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anatomy CH1

Term/Definition

TermDefinition
anatomy the scientific study of the body's structures
gross anatomy the study of the larger structures of the body, visible without the aid of magnification
macroscopic anatomy also known as gross anatomy, study of the larger structures of the body
microscopic anatomy the study of structures that can be observed only with the use of a microscope or other magnification device
cytology the study of cells
histology the study of tissues
regional anatomy the study of the interrelationships of all of the structures in a specific body region
systemic anatomy the study of the structures that make up a discrete body system
physiology the scientific study of the chemistry and physics of the structures of the body and the ways in which they work together to support the functions of life
homeostasis the state of steady internal conditions maintained by living things
neurophysiology the study of the brain, spinal cord, and nerves and how these work together to perform functions as complex and diverse as vision, movement, and thinking
cell the smallest independently functioning unit of a living organism
cytoplasm consists of all of the contents outside of the nucleus and enclosed within the cell membrane of a cell, a clear gel-like appearance composed mainly of water, but also contains enzymes, salts, organelles, and various organic molecules
organelle a tiny cellular structure that performs specific functions within a cell, embedded within the cytoplasm of a cell
tissue a group of many similar cells that work together to perform a specific function
organ an anatomically distinct structure of the body composed of two or more tissue types
organ system a group of organs that work together to perform major functions or meet physiological needs of the body
organism a living being that has a cellular structure and that can independently perform all physiologic functions necessary for life
anabolism the process whereby smaller, simpler molecules are combined into larger, more complex substances
catabolism the process by which larger more complex substances are broken down into smaller simpler molecules
metabolism the sum of all anabolic and catabolic reactions that take place in the body
adenosine triphosphate (ATP) a complex organic chemical that provides energy to drive many processes in living cells, often referred to as the "molecular unit of currency"
responsiveness the ability of an organism to adjust to changes in its internal and external environments
development all of the changes the body goes through in life
differentiation the process in which unspecialized cells become specialized in structure and function to perform certain tasks in the body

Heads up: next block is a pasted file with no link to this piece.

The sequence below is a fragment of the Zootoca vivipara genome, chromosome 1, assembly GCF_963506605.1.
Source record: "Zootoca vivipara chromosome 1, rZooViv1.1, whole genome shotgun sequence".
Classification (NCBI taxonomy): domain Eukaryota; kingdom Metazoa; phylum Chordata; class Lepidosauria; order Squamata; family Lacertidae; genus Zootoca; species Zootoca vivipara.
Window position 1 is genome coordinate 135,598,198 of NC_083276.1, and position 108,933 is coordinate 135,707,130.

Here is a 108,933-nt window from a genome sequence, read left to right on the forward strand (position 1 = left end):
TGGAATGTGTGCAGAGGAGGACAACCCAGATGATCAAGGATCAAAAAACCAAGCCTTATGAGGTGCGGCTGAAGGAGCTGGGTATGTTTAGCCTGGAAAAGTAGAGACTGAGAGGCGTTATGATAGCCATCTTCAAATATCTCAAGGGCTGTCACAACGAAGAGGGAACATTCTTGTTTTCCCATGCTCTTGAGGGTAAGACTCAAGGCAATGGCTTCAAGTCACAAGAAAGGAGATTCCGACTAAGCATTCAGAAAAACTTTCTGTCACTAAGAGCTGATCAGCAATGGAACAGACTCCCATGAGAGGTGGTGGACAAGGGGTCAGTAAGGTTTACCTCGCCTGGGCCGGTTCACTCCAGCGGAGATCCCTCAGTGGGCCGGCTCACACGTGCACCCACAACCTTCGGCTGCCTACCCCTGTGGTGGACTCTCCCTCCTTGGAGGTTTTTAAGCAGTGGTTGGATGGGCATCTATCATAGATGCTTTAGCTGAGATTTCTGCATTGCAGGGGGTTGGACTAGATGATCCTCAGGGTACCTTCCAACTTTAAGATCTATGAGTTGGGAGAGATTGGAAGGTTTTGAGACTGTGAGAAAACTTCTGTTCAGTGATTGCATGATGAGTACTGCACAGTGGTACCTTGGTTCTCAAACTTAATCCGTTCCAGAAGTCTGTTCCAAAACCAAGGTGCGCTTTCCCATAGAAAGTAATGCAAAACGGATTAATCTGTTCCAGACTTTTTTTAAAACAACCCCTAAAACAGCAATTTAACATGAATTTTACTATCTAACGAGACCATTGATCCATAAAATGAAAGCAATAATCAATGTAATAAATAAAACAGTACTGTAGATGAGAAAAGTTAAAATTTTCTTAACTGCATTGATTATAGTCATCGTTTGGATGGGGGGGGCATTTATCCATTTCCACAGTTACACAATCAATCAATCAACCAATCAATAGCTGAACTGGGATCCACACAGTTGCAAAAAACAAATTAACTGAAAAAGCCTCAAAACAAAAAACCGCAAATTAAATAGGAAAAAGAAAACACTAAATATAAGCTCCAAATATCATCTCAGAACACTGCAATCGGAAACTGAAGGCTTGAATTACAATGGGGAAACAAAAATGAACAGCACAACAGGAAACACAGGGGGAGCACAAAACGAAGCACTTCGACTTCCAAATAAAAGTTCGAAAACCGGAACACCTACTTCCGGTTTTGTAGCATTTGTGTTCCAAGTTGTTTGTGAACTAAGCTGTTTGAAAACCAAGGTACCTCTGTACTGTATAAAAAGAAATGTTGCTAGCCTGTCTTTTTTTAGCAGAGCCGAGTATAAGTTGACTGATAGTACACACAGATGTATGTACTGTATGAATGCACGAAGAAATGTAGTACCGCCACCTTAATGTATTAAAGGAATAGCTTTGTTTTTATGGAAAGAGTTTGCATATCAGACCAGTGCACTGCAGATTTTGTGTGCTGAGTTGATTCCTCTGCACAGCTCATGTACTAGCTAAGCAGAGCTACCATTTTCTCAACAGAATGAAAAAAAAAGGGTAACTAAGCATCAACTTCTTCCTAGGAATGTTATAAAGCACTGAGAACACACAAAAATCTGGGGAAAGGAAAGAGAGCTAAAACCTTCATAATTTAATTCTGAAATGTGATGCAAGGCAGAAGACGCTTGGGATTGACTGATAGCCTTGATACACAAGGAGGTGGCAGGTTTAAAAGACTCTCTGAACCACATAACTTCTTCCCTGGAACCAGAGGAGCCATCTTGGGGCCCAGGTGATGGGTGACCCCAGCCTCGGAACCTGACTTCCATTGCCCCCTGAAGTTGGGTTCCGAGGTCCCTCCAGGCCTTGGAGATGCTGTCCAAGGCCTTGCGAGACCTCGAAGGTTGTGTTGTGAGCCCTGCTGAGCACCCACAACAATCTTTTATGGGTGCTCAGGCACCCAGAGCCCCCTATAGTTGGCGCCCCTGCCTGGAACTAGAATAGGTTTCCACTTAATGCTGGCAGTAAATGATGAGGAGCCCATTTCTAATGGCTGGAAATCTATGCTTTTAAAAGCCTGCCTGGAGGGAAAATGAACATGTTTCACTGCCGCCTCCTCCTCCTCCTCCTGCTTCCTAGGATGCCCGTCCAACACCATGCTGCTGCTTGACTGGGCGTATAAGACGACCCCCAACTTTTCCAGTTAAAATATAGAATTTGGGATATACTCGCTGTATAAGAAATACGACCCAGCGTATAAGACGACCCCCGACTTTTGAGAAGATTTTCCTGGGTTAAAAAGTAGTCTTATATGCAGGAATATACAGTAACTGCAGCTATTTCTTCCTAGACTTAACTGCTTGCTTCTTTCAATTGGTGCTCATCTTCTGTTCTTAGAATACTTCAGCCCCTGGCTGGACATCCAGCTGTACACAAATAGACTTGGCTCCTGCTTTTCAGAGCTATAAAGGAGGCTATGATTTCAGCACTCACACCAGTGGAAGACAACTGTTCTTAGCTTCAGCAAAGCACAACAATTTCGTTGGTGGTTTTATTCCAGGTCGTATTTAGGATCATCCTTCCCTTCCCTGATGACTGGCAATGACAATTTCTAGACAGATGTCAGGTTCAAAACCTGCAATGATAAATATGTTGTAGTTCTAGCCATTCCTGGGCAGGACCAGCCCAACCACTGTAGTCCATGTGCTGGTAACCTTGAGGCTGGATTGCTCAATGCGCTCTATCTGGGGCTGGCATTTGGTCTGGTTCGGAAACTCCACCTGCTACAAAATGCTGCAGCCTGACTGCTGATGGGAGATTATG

growth the increase in body size
reproduction the formation of a new organism from parent organisms
nutrient a substance in foods and beverages that is essential to human survival
macronutrient a type of food required in large amounts in the diet
micronutrient a substance required in trace amounts for the normal growth and development of living organisms
pressure a force exerted by a substance that is in contact with another substance
atmospheric pressure pressure exerted by the mixture of gases(primarily nitrogen and oxygen) in the Earth's atmosphere
decompression sickness (DCS) a condition in which gases dissolved in the blood or in other body tissues are no longer dissolved following a reduction in pressure on the body, brought about by a reduction in barometric pressure
blood pressure the pressure exerted by blood as it flows within blood vessels
set point the physiological value around which the normal range fluctuates
normal range the restricted set of values that is optimally healthful and stable
negative feedback a mechanism that reverses a deviation from the set point, maintains body parameters within their normal range
sensor also known as a receptor, a component of a feedback system that monitors a physiological value
control center the component in a feedback system that compares the value to the normal range
effector the component in a feedback system that causes a change to reverse the situation and return the value to the normal range
positive feedback intensifies a change in the body's physiological condition rather than reversing it, normal only when there is a definite end point
prone describes a face-down orientation
supine describes a face-up orientation
anterior/ventral describes the front or direction toward the front of the body